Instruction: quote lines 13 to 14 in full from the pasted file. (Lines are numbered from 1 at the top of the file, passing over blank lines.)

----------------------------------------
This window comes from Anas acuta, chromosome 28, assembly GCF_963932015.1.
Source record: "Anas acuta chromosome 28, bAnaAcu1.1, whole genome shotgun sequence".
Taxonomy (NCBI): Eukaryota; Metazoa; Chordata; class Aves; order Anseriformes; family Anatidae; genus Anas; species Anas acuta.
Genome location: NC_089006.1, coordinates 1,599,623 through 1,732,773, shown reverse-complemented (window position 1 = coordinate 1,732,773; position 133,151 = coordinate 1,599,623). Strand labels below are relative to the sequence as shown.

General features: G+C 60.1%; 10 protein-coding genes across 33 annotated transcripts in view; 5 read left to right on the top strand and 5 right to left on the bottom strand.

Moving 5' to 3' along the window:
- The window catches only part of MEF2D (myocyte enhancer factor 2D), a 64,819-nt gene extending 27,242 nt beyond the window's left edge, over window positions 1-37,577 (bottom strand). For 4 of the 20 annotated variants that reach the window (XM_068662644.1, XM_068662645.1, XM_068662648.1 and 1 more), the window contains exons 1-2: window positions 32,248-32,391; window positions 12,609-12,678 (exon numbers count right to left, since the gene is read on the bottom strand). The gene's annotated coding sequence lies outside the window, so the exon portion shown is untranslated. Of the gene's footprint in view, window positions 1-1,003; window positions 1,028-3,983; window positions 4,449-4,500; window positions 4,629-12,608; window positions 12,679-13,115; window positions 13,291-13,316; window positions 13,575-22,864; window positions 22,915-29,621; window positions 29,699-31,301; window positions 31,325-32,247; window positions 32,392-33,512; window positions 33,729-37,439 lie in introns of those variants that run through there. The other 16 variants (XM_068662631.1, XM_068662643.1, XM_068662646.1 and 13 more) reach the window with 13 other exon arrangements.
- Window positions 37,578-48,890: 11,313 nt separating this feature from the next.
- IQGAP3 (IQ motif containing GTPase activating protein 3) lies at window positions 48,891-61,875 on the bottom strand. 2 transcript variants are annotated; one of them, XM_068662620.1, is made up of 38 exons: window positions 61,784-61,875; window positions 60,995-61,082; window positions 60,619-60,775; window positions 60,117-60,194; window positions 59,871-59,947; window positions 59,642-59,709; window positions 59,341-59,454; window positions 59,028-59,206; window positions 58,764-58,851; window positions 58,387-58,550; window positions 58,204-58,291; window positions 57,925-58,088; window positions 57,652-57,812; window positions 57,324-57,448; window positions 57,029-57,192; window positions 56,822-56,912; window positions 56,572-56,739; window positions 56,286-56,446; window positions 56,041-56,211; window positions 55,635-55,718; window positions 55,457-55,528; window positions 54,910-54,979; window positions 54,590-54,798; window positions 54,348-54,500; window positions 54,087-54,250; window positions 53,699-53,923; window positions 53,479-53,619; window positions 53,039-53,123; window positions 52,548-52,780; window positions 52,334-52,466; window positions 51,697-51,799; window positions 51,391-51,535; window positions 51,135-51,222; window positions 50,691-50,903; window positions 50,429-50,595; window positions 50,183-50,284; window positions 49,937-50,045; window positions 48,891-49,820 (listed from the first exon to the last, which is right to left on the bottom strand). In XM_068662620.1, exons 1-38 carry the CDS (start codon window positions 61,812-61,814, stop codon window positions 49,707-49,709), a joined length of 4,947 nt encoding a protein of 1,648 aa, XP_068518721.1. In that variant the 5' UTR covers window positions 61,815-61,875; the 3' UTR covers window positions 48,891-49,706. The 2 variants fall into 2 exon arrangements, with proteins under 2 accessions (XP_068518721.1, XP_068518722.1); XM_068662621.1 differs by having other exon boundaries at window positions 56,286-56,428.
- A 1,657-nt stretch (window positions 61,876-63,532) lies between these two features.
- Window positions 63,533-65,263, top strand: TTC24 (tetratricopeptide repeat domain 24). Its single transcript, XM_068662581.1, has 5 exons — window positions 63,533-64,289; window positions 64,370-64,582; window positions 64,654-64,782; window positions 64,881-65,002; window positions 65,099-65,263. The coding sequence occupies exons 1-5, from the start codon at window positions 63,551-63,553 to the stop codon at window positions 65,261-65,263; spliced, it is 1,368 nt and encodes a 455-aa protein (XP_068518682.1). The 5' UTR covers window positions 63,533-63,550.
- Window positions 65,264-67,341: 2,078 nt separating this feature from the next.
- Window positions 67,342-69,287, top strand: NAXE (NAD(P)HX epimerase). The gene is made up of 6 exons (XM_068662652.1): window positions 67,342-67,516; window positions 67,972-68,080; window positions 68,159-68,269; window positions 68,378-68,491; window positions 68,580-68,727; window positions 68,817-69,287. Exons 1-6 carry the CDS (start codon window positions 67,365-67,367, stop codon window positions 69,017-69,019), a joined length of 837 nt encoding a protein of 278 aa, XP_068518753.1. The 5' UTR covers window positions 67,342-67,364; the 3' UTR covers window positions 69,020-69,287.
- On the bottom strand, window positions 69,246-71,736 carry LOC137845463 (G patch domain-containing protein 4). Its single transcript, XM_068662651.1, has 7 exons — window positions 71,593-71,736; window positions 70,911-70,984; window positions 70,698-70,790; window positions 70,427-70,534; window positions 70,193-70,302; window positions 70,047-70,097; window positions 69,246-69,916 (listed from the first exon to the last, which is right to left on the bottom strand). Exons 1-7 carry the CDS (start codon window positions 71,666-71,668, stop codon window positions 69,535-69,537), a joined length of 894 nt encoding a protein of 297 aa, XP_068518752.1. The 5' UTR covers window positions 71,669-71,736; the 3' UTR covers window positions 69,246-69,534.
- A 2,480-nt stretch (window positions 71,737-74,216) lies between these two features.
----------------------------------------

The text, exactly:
- Window positions 67,342-69,287, top strand: NAXE (NAD(P)HX epimerase). The gene is made up of 6 exons (XM_068662652.1): window positions 67,342-67,516; window positions 67,972-68,080; window positions 68,159-68,269; window positions 68,378-68,491; window positions 68,580-68,727; window positions 68,817-69,287. Exons 1-6 carry the CDS (start codon window positions 67,365-67,367, stop codon window positions 69,017-69,019), a joined length of 837 nt encoding a protein of 278 aa, XP_068518753.1. The 5' UTR covers window positions 67,342-67,364; the 3' UTR covers window positions 69,020-69,287.
- On the bottom strand, window positions 69,246-71,736 carry LOC137845463 (G patch domain-containing protein 4). Its single transcript, XM_068662651.1, has 7 exons — window positions 71,593-71,736; window positions 70,911-70,984; window positions 70,698-70,790; window positions 70,427-70,534; window positions 70,193-70,302; window positions 70,047-70,097; window positions 69,246-69,916 (listed from the first exon to the last, which is right to left on the bottom strand). Exons 1-7 carry the CDS (start codon window positions 71,666-71,668, stop codon window positions 69,535-69,537), a joined length of 894 nt encoding a protein of 297 aa, XP_068518752.1. The 5' UTR covers window positions 71,669-71,736; the 3' UTR covers window positions 69,246-69,534.